Piper Sail is a glorious creature. Sometimes, characters with her type of situation and even her temperament make me want to pull some hair out along the way, but I can’t remember a moment I was annoyed with her. I enjoyed her position as a narrator, I believed her decisions and emotions, didn’t ever hate her for looking for answers, and I didn’t feel cheated out of a poignant story moment because she was being “~driven~”, and that ends up not being her only character trait, as well, which is a bonus.

That being said: Detective Cassano. If miss Piper is a standout lady detective, Cassano is her perfect match in a multidimensional, easily-fallen-for supporting role. The twisting roles he plays in getting Piper her answers thicken the plot quite nicely–and just make him all the more fantastic.

It’s difficult to review the plot of a mystery without screwing it up for everybody, so let’s just skip to the end, shall we? Stephanie was amazing and allowed me to have her fill in my wrap-up points for this post, so before you get your clues, have some authorly insight!

How to Break a Boy

Some books are heart-wrenching. Plain and simple. 

  • Author: Laurie Devore
  • Publisher: Imprint
  • Year: 2017
  • Genre vibe: Contemporary 
  • At a Glance: Olivia Clayton and Adrienne Maynard are best friends. Best friends. Set-the-world-on-fire-for-you, run-the-school-together friends. But following the death of Olivia’s brother, she discovers Adirenne hooking up with her boyfriend and is dead-set on revenge. So she enlists local golden boy Whit DuRant to be her SAT tutor–and her fake boyfriend. The problem? Olivia’s world is going to hell in a handbasket–and she’s the one carrying it. 

In October, a group of friends and I attended Texas Teen Book Fest in Austin, TX. We dressed up for the day in our full Six of Crows getup, and entered the cosplay contest. Winnings were acquired, and among them, this juicy-looking ARC. The bubblegum and the violent yellow on the cover immediately sold me: I would be reading this book soon.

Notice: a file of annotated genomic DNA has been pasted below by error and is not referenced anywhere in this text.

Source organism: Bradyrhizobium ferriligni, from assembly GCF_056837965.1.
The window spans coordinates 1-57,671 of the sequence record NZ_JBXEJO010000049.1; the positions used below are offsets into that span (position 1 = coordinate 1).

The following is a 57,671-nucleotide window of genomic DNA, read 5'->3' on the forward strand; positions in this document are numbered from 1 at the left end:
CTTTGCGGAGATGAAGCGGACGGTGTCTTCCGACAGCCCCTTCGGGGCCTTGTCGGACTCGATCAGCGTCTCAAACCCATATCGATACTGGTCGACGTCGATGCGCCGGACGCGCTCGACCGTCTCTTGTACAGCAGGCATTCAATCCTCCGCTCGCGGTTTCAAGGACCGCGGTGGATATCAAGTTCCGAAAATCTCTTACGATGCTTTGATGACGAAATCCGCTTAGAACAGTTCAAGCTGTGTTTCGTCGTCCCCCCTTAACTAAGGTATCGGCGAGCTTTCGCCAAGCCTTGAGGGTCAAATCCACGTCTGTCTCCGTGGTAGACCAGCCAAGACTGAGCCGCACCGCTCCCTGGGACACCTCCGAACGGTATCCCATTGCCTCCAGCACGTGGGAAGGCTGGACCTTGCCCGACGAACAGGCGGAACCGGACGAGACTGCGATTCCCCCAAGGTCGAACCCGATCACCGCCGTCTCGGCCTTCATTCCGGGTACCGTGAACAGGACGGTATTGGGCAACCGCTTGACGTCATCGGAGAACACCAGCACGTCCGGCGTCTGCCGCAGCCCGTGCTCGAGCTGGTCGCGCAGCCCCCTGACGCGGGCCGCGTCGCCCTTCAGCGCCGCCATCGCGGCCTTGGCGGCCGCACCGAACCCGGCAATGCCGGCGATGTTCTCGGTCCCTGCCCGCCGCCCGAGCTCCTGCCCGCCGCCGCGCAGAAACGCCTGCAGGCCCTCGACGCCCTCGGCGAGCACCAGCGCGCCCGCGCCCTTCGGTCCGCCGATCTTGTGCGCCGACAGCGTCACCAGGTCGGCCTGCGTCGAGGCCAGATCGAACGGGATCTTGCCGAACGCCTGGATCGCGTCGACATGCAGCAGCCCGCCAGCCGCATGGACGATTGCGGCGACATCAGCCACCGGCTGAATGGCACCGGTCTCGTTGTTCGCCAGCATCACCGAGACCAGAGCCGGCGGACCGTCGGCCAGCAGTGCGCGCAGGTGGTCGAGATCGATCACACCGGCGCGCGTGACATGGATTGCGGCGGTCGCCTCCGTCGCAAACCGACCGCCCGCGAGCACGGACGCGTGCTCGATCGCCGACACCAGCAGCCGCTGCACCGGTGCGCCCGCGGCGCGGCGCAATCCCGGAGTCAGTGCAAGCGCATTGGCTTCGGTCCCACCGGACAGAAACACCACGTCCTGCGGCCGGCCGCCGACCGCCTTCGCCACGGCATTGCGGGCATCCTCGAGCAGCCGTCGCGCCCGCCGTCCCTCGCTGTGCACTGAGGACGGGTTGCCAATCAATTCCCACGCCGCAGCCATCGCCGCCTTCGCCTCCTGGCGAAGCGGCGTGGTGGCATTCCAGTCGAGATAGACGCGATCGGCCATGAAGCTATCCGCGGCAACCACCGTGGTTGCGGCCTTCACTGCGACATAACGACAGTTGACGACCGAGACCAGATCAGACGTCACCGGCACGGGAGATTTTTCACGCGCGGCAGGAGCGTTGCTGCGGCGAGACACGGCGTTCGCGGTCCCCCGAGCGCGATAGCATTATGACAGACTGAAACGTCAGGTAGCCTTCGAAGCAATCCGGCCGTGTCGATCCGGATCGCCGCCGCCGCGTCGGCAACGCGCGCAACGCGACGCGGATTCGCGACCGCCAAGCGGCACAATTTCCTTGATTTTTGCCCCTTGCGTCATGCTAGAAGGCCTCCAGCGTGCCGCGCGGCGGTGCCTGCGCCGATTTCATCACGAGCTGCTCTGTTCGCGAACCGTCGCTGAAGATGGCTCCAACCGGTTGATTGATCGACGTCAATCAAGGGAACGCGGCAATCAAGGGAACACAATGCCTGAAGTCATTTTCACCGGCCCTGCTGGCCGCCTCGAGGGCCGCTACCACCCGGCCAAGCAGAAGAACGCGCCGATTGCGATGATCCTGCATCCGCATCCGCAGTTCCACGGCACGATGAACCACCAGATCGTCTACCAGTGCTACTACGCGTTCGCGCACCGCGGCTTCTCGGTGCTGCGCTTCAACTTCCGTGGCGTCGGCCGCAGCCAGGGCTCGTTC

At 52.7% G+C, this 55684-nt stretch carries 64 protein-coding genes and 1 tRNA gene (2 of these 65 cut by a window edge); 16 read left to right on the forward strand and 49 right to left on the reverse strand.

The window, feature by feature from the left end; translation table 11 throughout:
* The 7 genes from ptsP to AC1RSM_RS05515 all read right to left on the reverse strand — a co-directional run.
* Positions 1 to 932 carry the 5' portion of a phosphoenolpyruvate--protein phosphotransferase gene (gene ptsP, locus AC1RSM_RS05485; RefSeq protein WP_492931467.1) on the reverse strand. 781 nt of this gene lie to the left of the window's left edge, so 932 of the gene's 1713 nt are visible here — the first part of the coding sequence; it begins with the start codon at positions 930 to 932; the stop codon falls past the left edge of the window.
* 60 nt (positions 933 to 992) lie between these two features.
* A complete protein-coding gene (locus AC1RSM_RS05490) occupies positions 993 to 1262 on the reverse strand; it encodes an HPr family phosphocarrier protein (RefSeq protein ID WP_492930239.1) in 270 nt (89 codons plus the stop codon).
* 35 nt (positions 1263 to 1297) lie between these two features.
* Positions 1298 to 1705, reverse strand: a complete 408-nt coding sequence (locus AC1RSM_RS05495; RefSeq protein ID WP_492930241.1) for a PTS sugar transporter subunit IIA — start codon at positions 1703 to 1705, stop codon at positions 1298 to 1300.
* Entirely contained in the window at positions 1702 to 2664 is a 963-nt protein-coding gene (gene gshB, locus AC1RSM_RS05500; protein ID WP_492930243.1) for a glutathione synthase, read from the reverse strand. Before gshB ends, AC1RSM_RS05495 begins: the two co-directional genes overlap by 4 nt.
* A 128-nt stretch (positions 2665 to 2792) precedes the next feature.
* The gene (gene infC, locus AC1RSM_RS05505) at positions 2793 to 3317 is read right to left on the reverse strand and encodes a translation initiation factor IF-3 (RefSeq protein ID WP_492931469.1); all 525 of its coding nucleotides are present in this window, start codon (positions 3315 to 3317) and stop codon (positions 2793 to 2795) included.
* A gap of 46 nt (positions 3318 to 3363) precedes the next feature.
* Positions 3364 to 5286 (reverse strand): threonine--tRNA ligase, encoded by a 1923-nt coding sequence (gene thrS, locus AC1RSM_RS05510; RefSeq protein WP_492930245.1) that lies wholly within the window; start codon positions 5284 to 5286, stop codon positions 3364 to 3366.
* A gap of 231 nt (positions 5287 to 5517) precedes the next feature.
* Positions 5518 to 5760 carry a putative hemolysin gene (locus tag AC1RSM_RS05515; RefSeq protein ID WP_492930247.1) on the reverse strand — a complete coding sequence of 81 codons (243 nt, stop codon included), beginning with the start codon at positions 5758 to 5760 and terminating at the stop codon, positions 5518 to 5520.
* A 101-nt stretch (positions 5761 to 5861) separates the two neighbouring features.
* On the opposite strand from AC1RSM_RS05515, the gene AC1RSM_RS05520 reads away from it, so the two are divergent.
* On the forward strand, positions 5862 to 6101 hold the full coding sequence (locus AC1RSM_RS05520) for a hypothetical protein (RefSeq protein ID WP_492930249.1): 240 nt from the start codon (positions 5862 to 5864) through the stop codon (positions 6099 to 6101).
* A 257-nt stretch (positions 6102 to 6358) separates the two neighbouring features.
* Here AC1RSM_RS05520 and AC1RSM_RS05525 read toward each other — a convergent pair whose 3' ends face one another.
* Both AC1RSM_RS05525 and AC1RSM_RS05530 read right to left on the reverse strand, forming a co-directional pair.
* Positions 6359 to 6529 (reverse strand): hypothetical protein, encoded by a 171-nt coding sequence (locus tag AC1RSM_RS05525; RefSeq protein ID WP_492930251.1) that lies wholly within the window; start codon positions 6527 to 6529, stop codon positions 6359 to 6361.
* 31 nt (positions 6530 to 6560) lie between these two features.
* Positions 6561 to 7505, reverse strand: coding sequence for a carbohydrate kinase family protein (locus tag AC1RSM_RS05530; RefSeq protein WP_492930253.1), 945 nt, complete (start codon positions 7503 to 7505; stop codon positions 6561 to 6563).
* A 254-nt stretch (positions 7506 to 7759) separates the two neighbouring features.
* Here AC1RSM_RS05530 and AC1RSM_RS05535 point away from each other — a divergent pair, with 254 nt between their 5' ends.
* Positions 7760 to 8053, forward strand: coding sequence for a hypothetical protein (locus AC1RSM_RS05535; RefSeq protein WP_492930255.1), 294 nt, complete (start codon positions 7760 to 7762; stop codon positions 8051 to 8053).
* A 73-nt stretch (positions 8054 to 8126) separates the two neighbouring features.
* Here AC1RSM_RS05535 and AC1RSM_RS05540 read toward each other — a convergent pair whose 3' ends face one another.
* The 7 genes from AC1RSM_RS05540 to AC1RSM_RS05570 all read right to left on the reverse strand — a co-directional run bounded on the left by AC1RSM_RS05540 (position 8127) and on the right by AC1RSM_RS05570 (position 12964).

Well, in my current world, “soon” means two months later. But when I finally picked up How to Break a Boy not quite a week ago, I was hooked. 

There are so many things this book has. So many things that it has that I thorougly, immensely enjoy. Things like mean girls with no limit to their meanness. Things like a golden boy roped into trouble, sporting ambition and some beautiful brown eyes. Things like a narrator that hates a lot of things: chief among them? Herself. How to Break a Boy simply drips with pure, unadulterated character. 

There’s a lot you can expect from this book. One of those things is one of the things that you would…well, least expect. It’s high-stakes. Oh man, is it high-stakes. When one thing goes wrong? You bet your ass there’s something five times worse waiting around the corner. And the kicker? Almost all of it is at Olivia’s hands, unwittingly or not. 

Both the player and the played, Olivia Clayton is the kind of character that claws her way out of the pages, cuts a hole in you, and then lives inside your heart while you read, because it’s just not safe for her anywhere else, and also she just loves to watch you suffer. But there’s a certain kind of cosmic justice-y satisfaction in watching time and time again as  Olivia reminds you once again that she has absolutely no barriers. The kind of bald-faced hatred and outrageous acts of revenge that any contemporary novel character (and reader) only dreams of. 

But this isn’t to say that How to Break a Boy isn’t without its redemption. Through her relationship with Whit and her own kind of”self discovery journey”, Olivia eventually starts to stitch together her world and the worlds she destroyed in her wake. The wrap-up to this book is classic, and totally obvious, and all the better for it. 

How to Break a Boy is the book you’re going to want to save your Christmas gift cards for, guaranteed. 

So overall, some books are…

  • 5/5 Stars
  • For people who love over-the-top, who fall in love easily, and who quite often wish to cause a lot of trouble
  • Thin mud, sitting at a table with someone, early-morning haze, thick coffee, and spills. Lots, and lots, and lots of spills. 
  • Gossip, by XYLø